Even before Thanksgiving has arrived, Ayesha Curry is getting into the holiday spirit.
“I am excited to give gifts this year,” Curry told WWD. “I started making my lists already of, like, who I am going to give to and what I am going to give.”
More from WWD
Olive oil, loungewear, beauty products and travel kits are some of her top picks. Many of these are “things that I would actually use on a daily basis. Because I hate when you get a gift that’s just…it might look cool, or whatever, but it’s just not functional,” Curry said.
The chef, author, media personality and Oakland, Calif.-based entrepreneur is showing off her selects — all products that can be found on her digital platform Sweet July — while in Bloomingdale’s 59th Street flagship. Curry is there to unveil the department store’s latest carousel: “The Greatest Gifts With Ayesha Curry.” She’s also cohosting a home entertaining series in Bloomingdale’s B Kitchen with fellow chef and television personality Jordan Andino.
“I’m nervous,” she confided. “So nervous. I’m always nervous. Anything live, it’s kind of nerve-wrecking. But it’s because I care — a lot.”
That may seem ironic for someone who is one half of a Hollywood power couple. Curry is married to Golden State Warriors NBA star Stephen Curry. The duo has graced the red carpet at the Met Gala together and even launched their own reality television show earlier this year. Curry is also famous in her own right. She’s a two-time New York Times bestselling author and was featured on the Forbes “30 Under 30” list in 2018.
It’s no surprise then that the live segment with Andino, which aired on bloomingdales.com on Wednesday, went well, despite Curry’s initial apprehension.
The on-screen event showcased products from Sweet July available in the store’s carousel, or what Andino playfully described on camera as the “Curry-sel.” The duo was also able to share tips and tricks for holiday entertaining with viewers and talk about their shared passion: cooking.
“I just love food so much,” Curry said. “It’s my love language. It’s the only way that I know how to show people that I love them: through a good meal. And I love the vessel that it is for love and change and bringing people together and community. So for me, that’s kind of where the love for [Sweet July] stems from.”
Bloomingdale’s holiday carousel with Curry opened earlier this month and features products that can be found on Sweet July. The lifestyle platform, which Curry founded, features content and products in food, wellness and fashion. Bloomingdale’s rotating pop-up shop, meanwhile, aligns with the retailer’s 150th anniversary celebration.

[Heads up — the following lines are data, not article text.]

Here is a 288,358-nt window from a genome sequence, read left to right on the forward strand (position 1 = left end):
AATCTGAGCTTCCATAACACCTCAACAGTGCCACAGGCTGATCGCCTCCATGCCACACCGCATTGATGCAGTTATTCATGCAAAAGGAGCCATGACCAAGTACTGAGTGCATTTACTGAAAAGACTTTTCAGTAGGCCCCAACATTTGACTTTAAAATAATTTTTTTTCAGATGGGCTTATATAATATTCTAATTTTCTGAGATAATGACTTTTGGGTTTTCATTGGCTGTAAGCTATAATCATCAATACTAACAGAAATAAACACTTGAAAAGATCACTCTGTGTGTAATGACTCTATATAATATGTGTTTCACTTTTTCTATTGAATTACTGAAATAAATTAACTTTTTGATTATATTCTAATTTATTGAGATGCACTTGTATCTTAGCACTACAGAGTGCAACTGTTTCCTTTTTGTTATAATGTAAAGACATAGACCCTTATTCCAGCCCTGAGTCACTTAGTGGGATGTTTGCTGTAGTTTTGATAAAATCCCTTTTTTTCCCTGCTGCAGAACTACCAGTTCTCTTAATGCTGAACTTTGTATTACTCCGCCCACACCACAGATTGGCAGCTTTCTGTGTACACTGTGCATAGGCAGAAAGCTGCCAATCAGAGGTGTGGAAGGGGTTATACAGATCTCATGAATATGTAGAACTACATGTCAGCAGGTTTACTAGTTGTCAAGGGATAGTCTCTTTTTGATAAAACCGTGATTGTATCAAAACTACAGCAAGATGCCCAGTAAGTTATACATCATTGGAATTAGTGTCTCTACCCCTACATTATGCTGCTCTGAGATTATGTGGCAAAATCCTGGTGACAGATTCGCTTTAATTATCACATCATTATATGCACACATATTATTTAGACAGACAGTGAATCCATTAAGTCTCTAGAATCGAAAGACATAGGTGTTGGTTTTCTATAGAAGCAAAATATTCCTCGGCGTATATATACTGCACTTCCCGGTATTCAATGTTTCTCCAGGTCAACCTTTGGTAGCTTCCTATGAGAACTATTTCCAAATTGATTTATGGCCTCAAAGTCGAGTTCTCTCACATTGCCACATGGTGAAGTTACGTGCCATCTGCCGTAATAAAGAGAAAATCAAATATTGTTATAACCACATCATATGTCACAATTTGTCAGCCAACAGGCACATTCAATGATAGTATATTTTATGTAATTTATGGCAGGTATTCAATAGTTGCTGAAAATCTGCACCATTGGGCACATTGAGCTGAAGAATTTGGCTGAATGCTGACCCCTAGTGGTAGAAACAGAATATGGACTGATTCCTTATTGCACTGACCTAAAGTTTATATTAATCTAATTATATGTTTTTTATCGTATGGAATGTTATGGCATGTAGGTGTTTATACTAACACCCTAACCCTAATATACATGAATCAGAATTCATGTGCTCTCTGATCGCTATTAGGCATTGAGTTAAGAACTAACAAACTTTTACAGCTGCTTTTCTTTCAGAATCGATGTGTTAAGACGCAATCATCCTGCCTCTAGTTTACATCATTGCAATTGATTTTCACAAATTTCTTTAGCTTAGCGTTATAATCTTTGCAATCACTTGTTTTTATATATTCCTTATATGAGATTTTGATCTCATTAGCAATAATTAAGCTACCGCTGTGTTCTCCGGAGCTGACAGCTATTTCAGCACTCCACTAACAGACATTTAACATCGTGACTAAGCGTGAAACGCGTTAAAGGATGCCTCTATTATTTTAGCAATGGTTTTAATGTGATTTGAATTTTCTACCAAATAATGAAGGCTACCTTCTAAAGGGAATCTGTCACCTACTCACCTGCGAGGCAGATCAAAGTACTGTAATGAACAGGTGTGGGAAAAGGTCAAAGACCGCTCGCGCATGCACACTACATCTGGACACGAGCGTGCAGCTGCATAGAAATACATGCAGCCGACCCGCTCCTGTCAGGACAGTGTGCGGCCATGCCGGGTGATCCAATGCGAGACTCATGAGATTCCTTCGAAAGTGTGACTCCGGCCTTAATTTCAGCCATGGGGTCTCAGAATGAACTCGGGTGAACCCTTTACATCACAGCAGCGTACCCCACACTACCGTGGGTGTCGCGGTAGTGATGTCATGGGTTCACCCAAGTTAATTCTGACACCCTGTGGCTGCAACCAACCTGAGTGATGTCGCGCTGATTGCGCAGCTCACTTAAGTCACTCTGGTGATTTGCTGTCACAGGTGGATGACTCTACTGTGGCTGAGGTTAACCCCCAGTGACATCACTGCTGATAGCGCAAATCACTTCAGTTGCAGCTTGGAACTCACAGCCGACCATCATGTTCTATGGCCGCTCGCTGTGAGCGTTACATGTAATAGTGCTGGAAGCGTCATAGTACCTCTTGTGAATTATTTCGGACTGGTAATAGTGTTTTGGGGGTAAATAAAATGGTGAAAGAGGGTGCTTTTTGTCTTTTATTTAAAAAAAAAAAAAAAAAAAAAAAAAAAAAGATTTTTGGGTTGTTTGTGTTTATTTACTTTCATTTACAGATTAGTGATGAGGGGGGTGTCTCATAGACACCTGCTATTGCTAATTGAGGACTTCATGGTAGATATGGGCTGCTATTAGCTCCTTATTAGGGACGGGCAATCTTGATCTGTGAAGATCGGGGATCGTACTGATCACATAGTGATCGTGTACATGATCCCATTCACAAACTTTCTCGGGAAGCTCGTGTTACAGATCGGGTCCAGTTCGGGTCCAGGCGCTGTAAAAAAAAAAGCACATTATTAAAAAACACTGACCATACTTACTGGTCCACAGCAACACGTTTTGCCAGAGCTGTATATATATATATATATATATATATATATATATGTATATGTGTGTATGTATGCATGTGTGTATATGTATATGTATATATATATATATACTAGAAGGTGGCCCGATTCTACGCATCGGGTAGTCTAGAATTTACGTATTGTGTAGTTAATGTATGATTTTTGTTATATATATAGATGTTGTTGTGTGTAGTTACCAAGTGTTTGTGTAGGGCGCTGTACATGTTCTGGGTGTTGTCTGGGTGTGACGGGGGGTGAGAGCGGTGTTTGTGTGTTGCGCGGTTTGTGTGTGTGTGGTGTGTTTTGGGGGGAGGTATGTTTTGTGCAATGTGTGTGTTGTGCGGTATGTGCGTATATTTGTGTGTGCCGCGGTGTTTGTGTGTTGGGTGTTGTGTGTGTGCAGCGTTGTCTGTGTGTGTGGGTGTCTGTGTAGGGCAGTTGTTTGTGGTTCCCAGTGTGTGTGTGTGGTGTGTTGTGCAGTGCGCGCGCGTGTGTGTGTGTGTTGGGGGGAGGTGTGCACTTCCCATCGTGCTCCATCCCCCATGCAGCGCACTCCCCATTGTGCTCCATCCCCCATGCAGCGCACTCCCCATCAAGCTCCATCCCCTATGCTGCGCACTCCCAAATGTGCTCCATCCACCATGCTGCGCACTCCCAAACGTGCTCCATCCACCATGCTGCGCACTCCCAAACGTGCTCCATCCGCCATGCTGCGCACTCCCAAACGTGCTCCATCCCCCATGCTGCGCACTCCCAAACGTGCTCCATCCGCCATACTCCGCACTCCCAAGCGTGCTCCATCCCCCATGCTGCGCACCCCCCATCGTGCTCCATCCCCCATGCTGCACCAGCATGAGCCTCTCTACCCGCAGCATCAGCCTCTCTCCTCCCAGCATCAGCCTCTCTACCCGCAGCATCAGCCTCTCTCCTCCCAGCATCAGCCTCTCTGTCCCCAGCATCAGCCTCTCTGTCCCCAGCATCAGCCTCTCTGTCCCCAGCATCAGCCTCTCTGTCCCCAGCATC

“I feel like we went through hundreds and hundreds of products [for the carousel],” said Curry, who serves as Sweet July’s chief executive officer. “And for me, it was really gravitating toward those grab-and-go items that you don’t have to think too much about for the holidays and could really be for anybody.
“Getting to do this collaboration has definitely made it easier on me [to find gifts], because everything is packaged and ready to go,” she added. “So a lot of people will be getting our own Sweet July stuff as a gift for the holidays.”
Sweet July’s in-store selection includes decorative pillows, fragrances, cooking utensils, candles, coffee drinks, pajamas, kids stuff, cutesy stationery supplies and more. More than 150 items in total are sprinkled throughout the carousel from brands such as Unwrp, Furbish, Dear Annabelle, Emi Jay, The Mayfair Group, 54 Thrones and Montserrat New York, as well as the Sweet July brand. Many of them are female-founded brands. There are also Sweet July bundles, or curated boxes of Sweet July products that Curry and her team pre-selected to make gifting easier.
Curry said all items can be purchased a la carte on Sweetjuly.com, but the partnership with Bloomingdale’s lasts through Jan. 12.
“It was such an honor that they let me curate this section of the store,” Curry said. In fact, when Bloomingdale’s first reached out to the brand, the founder and CEO was incredulous.
“At first, I was like, ‘They want me to do this?’” Curry explained. “So I was grateful for the opportunity. It was an automatic yes. And a double check yes once they said you can pick everything that goes into the store. Not only can you include your own brands, but you could also include anything else that you like. I’m just grateful that they gave us so much creative freedom on picking the brands that [Sweet July] would be alongside with here in the store and giving us so much freedom to decide what that would look like.
“It’s crazy; it’s insane to see [Sweet July] in a store like this, you know?” she continued. “Because we’ve always seen it only in our [own] brick-and-mortar. So to have it be part of something so big, like Bloomingdale’s, I think is really exciting for us as a team and kind of a dream come true for me.”
Sweet July’s partnership with Bloomingdale’s marks the brands first time in wholesale. Sweet July products are available on the website, which Curry launched in 2020, individually or by way of the Sweet July subscription boxes. There is also a Sweet July store and cafe in Oakland, Calif., and a quarterly Sweet July print magazine, a partnership that started with Meredith Corp. in 2019. Meredith was acquired by Dotdash in December 2021 and is now Dotdash Meredith.
More things are coming for Sweet July in 2023, including its own branded skin care line.
“It revolves around food as well,” Curry said. “Because I feel like what you put on your body should be able to go into your body and have the benefit as well.”
For now, the entrepreneur said she’s “just honored that [Bloomingdale’s] chose us to celebrate their 150th. It sounds crazy — the 150th anniversary — especially around the holidays. It’s such a big deal here in New York. So I’m just honored they chose us and gave us an opportunity to curate this little spot in the store.”